Linguistics at Newcastle

Staff Profile

Dr Penny Levickis

Marie Sklodowska-Curie Fellow

Background

Background

I completed my PhD titled Understanding maternal behaviours that promote language development in slow-to-talk toddlers in 2013. Subsequently, I took up the position as a post-doctoral research fellow within the Centre of Research Excellence in Child Language (CRE-CL) at the Murdoch Childrens Research Institute in Melbourne, Australia. In this position, I was primarily responsible for the CRE-CL’s Language for Learning cohort. This involved the supervision of Masters and PhD students utilising the cohort for secondary data analysis; managing and carrying out the 2015-2016 follow-up study of the cohort for which I am a co-investigator; and carrying out cohort maintenance. Prior to joining the CRE-CL, I was a senior research assistant on two large population-based randomised controlled trials (Let’s Learn Language and Language for Learning), aimed at improving outcomes for children at risk of ongoing language impairment. In December 2016 I joined Speech and Language Sciences as a Marie Skłodowska-Curie Fellow. My supervisors are Professor James Law and Dr Cristina McKean.       

Qualifications

  • PhD - 2013, University of Melbourne, Melbourne, Australia
  • B.A. (Hons) Sociology - 2003, Monash University, Melbourne, Australia

Area of expertise

  • Child language

Previous Positions

  • 2013 - 2016     Research officer, Centre for Community Child Health, Murdoch Childrens Research Institute, Melbourne, Australia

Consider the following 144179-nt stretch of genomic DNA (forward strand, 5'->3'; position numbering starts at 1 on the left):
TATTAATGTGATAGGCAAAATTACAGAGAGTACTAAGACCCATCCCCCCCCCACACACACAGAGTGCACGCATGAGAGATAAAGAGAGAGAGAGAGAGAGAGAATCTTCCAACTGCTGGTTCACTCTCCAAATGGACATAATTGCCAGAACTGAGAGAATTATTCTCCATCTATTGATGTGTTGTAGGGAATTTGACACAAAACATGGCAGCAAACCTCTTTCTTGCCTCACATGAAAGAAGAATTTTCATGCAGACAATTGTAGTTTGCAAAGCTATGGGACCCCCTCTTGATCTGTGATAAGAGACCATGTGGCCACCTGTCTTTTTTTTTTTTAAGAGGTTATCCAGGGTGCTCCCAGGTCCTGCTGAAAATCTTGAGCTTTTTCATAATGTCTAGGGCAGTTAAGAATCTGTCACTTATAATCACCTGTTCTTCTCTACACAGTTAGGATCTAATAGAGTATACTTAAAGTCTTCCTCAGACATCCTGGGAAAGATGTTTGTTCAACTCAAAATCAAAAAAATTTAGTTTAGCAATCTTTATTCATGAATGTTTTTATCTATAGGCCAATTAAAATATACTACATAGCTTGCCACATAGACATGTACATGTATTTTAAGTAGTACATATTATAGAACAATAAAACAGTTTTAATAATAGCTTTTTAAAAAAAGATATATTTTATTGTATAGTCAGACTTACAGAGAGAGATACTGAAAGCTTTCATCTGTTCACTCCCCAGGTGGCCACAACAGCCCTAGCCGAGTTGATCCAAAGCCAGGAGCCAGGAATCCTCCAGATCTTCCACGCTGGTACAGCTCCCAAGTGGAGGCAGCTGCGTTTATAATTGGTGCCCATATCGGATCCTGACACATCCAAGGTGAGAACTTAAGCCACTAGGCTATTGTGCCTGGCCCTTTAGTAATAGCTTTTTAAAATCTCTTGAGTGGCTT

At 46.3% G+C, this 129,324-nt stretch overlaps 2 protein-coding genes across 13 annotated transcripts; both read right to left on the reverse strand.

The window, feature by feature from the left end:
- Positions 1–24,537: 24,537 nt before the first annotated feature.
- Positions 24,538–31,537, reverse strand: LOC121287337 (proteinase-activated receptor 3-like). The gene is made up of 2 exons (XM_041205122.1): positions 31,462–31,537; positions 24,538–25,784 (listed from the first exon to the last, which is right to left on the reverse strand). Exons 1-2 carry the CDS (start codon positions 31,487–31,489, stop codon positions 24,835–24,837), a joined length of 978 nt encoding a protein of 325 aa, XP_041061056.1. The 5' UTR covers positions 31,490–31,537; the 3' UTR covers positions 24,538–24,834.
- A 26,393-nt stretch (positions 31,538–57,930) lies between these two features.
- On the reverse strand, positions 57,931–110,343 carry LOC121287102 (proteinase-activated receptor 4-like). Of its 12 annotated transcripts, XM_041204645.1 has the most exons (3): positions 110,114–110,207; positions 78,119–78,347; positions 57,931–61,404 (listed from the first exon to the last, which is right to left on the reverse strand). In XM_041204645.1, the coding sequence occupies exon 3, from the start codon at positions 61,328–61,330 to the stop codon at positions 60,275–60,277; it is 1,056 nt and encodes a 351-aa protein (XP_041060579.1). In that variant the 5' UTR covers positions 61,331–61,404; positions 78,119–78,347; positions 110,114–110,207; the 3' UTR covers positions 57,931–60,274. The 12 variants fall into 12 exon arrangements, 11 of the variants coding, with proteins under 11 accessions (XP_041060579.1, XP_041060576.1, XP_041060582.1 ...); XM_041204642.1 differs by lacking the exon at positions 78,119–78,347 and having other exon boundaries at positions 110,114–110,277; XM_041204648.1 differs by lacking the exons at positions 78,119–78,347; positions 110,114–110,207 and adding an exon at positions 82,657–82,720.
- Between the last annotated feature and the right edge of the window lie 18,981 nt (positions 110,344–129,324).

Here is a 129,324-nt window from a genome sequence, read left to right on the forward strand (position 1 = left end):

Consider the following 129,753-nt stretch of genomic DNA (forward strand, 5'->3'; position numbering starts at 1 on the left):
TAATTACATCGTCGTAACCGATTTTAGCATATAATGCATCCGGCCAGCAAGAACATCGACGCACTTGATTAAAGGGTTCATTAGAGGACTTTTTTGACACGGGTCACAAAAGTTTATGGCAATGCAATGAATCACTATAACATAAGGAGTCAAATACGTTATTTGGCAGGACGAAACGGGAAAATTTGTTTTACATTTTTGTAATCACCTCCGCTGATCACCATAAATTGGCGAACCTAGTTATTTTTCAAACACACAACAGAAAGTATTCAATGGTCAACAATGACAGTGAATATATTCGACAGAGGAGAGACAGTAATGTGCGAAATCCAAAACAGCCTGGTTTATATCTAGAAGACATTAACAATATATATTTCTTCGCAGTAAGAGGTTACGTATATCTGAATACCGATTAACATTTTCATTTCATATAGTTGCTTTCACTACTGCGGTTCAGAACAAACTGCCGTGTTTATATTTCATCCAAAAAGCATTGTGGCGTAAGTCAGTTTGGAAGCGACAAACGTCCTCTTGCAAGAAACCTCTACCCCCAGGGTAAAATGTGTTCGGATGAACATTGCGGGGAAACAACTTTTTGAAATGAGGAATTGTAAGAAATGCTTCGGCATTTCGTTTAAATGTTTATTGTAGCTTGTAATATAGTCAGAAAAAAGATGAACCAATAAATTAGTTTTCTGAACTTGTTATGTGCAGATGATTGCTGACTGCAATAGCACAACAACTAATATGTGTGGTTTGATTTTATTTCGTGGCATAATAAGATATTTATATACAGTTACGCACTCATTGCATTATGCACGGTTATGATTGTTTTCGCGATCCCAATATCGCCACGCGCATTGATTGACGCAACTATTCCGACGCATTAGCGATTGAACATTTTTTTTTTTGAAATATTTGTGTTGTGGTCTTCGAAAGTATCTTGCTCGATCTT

• 2013 - 2015     Postdoctoral research fellow, Centre of Research Excellence in Child Language, Murdoch Childrens Research Institute, Melbourne, Australia
  • 2005 – 2013    Research Assistant – Centre for Community Child Health, Murdoch Childrens Research Institute, Melbourne, Australia

SCOPUS: Click here.

Research

Research Interests

My research efforts have focussed on examining factors that predict variation in language pathways, in particular contributions of parent-child interactions, as well as investigating the effectiveness of prevention and intervention for children at risk of ongoing language difficulties. I have specific training in coding parent-child interactions, qualitative and quantitative analysis and experience in child language randomised controlled trials and longitudinal studies. My current interest lies in developing and trialling language interventions delivered within a framework of “proportionate universalism”, whereby a universal service is offered to all children and parents, with additional service appropriate to additional needs.

 

 

 

Current Projects

As part of my Marie Skłodowska-Curie fellowship I am conducting a project which focusses on population-based approaches to enhancing parent-child interaction to improve child oral language skills and reduce social inequalities.  

Publications